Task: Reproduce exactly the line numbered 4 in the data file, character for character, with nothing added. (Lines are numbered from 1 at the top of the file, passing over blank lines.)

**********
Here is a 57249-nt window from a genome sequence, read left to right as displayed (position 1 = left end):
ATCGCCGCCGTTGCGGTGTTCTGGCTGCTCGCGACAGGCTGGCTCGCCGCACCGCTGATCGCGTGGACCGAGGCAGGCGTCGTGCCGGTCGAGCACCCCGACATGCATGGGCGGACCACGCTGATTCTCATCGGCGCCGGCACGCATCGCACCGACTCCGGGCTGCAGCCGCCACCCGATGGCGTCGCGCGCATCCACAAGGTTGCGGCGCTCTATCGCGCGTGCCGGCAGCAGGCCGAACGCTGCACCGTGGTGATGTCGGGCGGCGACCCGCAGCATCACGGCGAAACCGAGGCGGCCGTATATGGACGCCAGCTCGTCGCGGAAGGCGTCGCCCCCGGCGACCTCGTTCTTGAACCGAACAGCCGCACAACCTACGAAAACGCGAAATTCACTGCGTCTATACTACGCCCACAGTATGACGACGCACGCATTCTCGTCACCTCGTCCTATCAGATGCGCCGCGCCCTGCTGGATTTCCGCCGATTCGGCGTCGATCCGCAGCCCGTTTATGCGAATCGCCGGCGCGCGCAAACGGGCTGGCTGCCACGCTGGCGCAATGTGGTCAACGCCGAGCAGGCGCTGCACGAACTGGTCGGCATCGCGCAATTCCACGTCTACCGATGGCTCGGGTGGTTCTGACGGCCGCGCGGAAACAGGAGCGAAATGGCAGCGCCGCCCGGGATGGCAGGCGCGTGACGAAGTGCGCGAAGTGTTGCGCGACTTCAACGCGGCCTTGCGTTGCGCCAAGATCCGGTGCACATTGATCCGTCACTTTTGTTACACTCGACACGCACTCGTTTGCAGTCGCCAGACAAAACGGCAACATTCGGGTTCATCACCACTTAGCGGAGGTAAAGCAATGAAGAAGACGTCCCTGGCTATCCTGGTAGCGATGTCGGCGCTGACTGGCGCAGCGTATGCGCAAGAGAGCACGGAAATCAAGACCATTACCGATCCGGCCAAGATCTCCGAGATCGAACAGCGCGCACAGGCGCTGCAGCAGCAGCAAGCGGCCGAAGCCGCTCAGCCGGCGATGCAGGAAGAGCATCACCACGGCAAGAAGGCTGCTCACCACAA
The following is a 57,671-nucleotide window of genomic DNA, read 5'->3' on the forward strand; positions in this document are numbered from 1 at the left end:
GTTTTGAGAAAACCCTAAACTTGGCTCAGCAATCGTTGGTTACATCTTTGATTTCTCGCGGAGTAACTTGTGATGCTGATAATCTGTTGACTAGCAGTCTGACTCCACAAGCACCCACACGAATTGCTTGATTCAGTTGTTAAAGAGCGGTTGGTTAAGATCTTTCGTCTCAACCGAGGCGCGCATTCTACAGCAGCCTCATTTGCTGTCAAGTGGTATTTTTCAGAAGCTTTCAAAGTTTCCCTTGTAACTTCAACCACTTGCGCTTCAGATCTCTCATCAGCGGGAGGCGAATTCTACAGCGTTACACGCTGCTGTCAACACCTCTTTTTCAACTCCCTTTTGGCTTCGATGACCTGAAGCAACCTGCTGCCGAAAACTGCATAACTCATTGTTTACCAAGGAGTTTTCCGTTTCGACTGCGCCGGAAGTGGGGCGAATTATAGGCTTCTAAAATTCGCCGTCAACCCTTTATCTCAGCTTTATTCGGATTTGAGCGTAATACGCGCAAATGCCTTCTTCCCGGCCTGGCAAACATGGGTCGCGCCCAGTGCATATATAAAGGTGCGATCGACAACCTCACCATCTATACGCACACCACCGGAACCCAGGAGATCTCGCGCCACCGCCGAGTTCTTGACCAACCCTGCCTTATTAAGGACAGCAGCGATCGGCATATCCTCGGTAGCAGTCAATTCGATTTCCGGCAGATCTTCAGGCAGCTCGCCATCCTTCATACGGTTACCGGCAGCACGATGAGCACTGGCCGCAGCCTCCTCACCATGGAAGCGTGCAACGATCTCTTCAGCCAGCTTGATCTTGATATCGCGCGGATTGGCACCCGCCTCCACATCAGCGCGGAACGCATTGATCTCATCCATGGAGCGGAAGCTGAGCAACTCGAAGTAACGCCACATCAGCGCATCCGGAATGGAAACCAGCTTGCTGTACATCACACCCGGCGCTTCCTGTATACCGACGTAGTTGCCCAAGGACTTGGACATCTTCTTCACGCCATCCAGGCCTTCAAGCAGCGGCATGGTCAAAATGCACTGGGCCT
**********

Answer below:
GTTTTGAGAAAACCCTAAACTTGGCTCAGCAATCGTTGGTTACATCTTTGATTTCTCGCGGAGTAACTTGTGATGCTGATAATCTGTTGACTAGCAGTCTGACTCCACAAGCACCCACACGAATTGCTTGATTCAGTTGTTAAAGAGCGGTTGGTTAAGATCTTTCGTCTCAACCGAGGCGCGCATTCTACAGCAGCCTCATTTGCTGTCAAGTGGTATTTTTCAGAAGCTTTCAAAGTTTCCCTTGTAACTTCAACCACTTGCGCTTCAGATCTCTCATCAGCGGGAGGCGAATTCTACAGCGTTACACGCTGCTGTCAACACCTCTTTTTCAACTCCCTTTTGGCTTCGATGACCTGAAGCAACCTGCTGCCGAAAACTGCATAACTCATTGTTTACCAAGGAGTTTTCCGTTTCGACTGCGCCGGAAGTGGGGCGAATTATAGGCTTCTAAAATTCGCCGTCAACCCTTTATCTCAGCTTTATTCGGATTTGAGCGTAATACGCGCAAATGCCTTCTTCCCGGCCTGGCAAACATGGGTCGCGCCCAGTGCATATATAAAGGTGCGATCGACAACCTCACCATCTATACGCACACCACCGGAACCCAGGAGATCTCGCGCCACCGCCGAGTTCTTGACCAACCCTGCCTTATTAAGGACAGCAGCGATCGGCATATCCTCGGTAGCAGTCAATTCGATTTCCGGCAGATCTTCAGGCAGCTCGCCATCCTTCATACGGTTACCGGCAGCACGATGAGCACTGGCCGCAGCCTCCTCACCATGGAAGCGTGCAACGATCTCTTCAGCCAGCTTGATCTTGATATCGCGCGGATTGGCACCCGCCTCCACATCAGCGCGGAACGCATTGATCTCATCCATGGAGCGGAAGCTGAGCAACTCGAAGTAACGCCACATCAGCGCATCCGGAATGGAAACCAGCTTGCTGTACATCACACCCGGCGCTTCCTGTATACCGACGTAGTTGCCCAAGGACTTGGACATCTTCTTCACGCCATCCAGGCCTTCAAGCAGCGGCATGGTCAAAATGCACTGGGCCT